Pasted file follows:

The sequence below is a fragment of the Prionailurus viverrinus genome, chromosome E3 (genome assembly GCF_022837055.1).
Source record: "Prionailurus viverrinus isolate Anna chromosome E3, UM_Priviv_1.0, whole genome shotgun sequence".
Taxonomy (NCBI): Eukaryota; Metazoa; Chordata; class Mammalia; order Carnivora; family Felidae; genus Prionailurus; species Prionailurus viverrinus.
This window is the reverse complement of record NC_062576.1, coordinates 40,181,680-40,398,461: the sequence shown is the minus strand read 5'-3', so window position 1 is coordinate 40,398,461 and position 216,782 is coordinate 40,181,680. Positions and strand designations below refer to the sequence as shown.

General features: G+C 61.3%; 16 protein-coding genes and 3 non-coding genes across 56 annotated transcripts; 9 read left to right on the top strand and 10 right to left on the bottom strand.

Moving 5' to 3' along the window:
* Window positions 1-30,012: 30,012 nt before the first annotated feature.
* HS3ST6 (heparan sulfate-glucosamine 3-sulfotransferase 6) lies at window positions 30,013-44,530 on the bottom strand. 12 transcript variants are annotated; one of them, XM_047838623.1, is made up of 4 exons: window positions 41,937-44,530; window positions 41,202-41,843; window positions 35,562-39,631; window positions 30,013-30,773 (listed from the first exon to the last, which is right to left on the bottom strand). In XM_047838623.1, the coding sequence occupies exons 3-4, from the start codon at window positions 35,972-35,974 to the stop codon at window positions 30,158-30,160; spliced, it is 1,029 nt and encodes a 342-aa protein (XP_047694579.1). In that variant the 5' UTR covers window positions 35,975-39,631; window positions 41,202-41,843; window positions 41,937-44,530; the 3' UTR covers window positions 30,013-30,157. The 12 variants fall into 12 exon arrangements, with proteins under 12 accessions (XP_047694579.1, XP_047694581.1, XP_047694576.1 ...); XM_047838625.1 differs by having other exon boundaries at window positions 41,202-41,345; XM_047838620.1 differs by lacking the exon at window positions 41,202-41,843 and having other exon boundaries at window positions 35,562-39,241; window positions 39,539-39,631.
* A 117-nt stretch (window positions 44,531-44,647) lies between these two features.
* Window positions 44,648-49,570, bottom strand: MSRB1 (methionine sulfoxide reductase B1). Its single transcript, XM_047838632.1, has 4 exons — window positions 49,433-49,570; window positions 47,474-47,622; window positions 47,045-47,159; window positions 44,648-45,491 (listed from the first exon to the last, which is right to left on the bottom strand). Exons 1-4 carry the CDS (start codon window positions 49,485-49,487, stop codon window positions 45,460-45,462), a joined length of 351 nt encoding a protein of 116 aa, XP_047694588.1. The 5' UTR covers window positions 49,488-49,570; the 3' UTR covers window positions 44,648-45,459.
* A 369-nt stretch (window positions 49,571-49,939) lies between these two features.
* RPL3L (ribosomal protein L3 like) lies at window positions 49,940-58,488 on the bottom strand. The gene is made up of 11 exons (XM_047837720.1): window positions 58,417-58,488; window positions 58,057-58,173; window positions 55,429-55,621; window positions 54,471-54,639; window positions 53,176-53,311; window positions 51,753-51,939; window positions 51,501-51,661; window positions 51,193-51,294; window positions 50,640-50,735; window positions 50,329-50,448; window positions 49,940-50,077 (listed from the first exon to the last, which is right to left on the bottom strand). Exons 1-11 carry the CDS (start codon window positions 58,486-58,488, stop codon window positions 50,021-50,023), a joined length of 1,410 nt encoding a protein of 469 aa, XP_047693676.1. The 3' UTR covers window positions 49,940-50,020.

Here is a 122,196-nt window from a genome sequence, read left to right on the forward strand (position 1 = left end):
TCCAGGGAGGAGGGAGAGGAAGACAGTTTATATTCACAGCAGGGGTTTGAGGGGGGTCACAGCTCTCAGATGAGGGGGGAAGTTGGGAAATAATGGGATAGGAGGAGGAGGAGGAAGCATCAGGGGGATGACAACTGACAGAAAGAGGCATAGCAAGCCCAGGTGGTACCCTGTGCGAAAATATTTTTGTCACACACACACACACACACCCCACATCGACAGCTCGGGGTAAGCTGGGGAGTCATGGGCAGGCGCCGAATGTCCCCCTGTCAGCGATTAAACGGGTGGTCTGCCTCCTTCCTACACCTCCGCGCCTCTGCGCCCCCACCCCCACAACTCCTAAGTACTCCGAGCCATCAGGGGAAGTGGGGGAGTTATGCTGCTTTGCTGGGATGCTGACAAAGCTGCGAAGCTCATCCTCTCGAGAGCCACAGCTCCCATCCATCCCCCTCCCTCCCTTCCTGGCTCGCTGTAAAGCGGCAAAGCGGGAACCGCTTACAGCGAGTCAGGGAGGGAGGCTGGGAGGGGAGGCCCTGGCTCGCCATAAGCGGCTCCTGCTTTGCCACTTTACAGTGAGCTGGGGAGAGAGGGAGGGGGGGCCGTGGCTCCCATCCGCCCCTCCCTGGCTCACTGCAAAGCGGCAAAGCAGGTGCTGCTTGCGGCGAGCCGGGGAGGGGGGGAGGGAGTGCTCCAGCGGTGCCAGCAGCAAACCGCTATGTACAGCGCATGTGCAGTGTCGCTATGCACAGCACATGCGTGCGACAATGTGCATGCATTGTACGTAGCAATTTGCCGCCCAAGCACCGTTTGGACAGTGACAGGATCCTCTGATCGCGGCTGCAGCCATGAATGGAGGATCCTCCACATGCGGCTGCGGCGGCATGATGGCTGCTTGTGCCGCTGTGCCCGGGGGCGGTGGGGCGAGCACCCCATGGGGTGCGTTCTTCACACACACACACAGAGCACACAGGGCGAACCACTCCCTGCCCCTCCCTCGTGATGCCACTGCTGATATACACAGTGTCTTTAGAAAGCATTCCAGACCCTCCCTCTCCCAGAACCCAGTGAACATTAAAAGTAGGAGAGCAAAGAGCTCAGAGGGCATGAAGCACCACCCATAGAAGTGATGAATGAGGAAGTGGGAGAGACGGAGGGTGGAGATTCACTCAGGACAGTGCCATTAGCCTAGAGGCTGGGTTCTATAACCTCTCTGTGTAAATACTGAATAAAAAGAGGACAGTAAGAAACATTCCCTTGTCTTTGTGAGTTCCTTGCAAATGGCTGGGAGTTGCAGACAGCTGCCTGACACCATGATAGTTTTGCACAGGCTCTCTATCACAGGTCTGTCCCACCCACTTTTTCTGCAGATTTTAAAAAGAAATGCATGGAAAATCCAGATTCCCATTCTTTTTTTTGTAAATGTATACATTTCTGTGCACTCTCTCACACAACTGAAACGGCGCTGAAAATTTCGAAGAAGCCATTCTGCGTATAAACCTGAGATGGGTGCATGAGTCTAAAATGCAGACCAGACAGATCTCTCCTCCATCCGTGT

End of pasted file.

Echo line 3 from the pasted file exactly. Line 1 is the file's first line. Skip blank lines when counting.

Taxonomy (NCBI): Eukaryota; Metazoa; Chordata; class Mammalia; order Carnivora; family Felidae; genus Prionailurus; species Prionailurus viverrinus.